Paying visits to numerous incredulous banks, Burry ‘shorts’ the housing market, effectively placing bets against it. When trader Jared Vennett (Ryan Gosling) hears about what Burry is doing he accidentally alerts another hedge fund manager, the cynical Mike Baum (Steve Carrell), and they team up to short the market themselves. Meanwhile, another team – young investors Charlie (John Magaro) and Jamie (Finn Whittrock), and their older mentor Ben (Brad Pitt) – have also stumbled on Burry’s prediction and are doing the same.
As Baum and his colleagues dig deeper into what is causing the market collapse, they discover a financial system riddled with more fraud, corruption and stupidity than they could have imagined. The party will soon be over – and it won’t be the banks who have to pay.
The Scoop – Gripping, humane and good-humoured, Bridge of Spies is a superior thriller.
It’s 1957, and in the midst of escalating tensions between America and the Soviet Union, a nondescript Brooklyn artist is arrested as a Russian spy. Since Rudolph Abel (Mark Rylance) refuses to cooperate with the US government, he faces either thirty years in prison or the electric chair.
Enter insurance lawyer James Donovan (Tom Hanks), who has been asked to represent Abel in court. Donovan’s superiors expect him to do little more than show up: but he isn’t that kind of man. Against the objections of his wife Mary (Amy Ryan), his colleagues and the American public, Donovan sets about fighting Abel’s corner. His principles will lead him on a cloak-and-dagger trip to East Berlin, and into an unlikely friendship with the mercurial spy.
The Scoop – An intelligent drama which manages to be both restrained and powerful.
It’s 2001, and the Spotlight investigative team at the Boston Globe are looking for their next big story. They’re dubious when their new boss, Marty Baron (Liev Schreiber), asks them to dig deeper into a case involving an abusive priest, John Geoghan. The documents are all legally sealed, and any attempt to access them will be viewed by the Church as a hostile move. In a city where Catholicism is part of everybody’s life, the Globe doesn’t want to alienate its readers.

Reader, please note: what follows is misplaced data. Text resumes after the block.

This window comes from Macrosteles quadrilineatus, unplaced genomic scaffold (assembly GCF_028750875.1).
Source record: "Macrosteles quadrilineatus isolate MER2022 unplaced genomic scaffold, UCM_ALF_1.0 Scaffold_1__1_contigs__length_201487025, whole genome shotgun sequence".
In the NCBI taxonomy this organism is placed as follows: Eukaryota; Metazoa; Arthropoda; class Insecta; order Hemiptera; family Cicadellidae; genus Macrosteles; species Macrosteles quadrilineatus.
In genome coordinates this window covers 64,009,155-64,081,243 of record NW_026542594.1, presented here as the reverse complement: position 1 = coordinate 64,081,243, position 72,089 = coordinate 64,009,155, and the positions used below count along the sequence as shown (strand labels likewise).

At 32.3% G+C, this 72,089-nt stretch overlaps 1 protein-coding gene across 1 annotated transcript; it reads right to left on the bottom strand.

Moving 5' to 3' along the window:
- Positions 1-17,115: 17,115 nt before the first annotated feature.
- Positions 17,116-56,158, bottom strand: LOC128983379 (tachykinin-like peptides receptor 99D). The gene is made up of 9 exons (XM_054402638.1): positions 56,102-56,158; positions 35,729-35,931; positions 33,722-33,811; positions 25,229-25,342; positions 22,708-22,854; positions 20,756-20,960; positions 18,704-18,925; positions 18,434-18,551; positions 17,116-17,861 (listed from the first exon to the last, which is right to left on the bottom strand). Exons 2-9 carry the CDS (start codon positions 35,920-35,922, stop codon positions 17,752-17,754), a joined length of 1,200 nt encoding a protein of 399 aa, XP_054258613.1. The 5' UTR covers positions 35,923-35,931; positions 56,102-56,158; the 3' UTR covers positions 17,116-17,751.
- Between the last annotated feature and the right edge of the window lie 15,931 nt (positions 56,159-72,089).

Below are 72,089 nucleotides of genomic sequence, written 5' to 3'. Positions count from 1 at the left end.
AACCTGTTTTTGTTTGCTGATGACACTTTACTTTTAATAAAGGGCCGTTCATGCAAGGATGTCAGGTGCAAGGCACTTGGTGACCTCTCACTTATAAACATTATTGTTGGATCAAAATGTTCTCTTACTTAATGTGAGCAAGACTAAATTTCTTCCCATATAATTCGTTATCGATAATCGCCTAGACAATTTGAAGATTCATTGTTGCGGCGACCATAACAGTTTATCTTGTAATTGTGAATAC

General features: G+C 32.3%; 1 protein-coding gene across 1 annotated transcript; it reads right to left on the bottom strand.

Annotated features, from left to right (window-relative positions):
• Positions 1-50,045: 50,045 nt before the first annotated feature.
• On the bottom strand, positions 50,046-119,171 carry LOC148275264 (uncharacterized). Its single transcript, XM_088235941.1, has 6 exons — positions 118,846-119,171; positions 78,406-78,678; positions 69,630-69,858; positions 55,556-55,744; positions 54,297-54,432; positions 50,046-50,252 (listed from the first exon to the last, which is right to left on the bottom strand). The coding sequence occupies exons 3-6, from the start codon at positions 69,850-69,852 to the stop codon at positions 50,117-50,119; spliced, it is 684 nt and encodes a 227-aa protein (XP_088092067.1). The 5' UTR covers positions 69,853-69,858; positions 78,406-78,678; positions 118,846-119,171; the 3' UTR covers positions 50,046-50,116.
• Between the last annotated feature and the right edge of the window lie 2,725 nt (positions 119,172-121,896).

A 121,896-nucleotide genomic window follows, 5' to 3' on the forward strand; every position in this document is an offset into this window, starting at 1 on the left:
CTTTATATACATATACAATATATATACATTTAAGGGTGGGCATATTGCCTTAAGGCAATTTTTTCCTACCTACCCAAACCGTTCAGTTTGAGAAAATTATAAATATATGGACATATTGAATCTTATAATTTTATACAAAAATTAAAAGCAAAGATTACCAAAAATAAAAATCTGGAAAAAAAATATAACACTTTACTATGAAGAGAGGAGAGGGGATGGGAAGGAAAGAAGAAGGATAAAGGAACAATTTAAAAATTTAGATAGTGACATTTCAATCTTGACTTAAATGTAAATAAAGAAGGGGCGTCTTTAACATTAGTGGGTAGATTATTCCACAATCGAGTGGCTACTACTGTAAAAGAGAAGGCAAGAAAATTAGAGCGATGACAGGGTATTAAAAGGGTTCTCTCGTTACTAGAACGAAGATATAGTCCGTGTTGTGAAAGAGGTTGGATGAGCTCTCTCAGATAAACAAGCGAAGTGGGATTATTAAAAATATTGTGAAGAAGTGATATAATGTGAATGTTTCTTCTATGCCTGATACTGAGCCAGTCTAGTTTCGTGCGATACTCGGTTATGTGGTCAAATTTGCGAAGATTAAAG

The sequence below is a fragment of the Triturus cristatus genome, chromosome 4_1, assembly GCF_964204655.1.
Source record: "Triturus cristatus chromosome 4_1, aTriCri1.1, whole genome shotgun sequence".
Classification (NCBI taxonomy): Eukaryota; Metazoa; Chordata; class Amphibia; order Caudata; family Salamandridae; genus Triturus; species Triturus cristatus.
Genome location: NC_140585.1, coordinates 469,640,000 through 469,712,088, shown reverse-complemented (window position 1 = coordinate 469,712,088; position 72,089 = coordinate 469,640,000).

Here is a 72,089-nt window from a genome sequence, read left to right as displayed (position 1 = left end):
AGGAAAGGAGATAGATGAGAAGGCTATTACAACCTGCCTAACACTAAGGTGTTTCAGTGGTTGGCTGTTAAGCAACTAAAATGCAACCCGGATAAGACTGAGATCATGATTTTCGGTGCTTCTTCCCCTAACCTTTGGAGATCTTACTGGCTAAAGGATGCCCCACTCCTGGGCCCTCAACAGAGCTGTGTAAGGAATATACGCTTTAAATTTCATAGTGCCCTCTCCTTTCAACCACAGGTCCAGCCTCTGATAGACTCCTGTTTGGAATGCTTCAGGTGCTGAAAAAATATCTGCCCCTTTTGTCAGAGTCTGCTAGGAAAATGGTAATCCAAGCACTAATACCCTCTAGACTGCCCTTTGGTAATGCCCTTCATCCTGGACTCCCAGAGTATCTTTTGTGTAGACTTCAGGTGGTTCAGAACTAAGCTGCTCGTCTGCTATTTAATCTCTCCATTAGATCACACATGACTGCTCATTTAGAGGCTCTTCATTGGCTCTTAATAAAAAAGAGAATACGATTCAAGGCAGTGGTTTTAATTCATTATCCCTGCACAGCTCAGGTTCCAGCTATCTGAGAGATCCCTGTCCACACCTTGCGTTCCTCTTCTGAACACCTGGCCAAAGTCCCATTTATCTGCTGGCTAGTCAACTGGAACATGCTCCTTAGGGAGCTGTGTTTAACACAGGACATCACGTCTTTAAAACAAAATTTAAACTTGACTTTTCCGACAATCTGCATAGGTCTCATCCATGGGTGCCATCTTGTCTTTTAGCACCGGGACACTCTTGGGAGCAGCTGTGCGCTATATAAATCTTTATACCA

But when journalists ‘Robby’ Robinson (Michael Keaten), Mike Rezendes (Mark Ruffalo), Sacha Pfeiffer (Rachel McAdams) and Matt Carroll (Brian d’Arcy James) start asking questions, they realise that Geoghan is just the tip of the iceberg. Not only are there more abusive priests in Boston than anybody had guessed, but the cover-up encompasses powerful figures from the Church and across the city.
Shining a light into this story will involve not only confronting the painful experiences of the many victims, but also coming to terms with the shocking complicity of everyone involved.
The Scoop – Bleak, brutal and often beautiful, The Revenant makes for a gruelling cinema experience.
In the wilderness of nineteenth century America, fur-trapper Hugh Glass (Leonardo DiCaprio) ekes out a living for himself and his half-Pawnee son, Hawk (Forrest Goodluck). While their hunting party is on the run from hostile natives, Glass is badly wounded in a bear attack. Though Captain Andrew Henry (Domhnall Gleeson) attempts to save him, unscrupulous Fitzgerald (Tom Hardy) believes it’s best to just let Glass die.
As Glass teeters on the boundary between life and death, Fitzgerald does something unforgivable. And Glass will get revenge, even if it means clawing his way out of his own grave.
The Scoop – At once delicate and deeply powerful, Room finds hope in the midst of unimaginable horrors.
Jack (Jacob Tremblay) is turning five. He’s excited to celebrate his birthday by making a cake with his beloved Ma (Brie Larson). Jack’s life is happy and colourful, filled with daydreams and imaginary friends. Jack’s world is the size of a single room.
But now he’s bigger, Ma wants him to know something. The world outside, the pretend world he thought only existed on TV, is real. And Ma is concocting a plan to escape the clutches of their captor, leaving Room behind forever.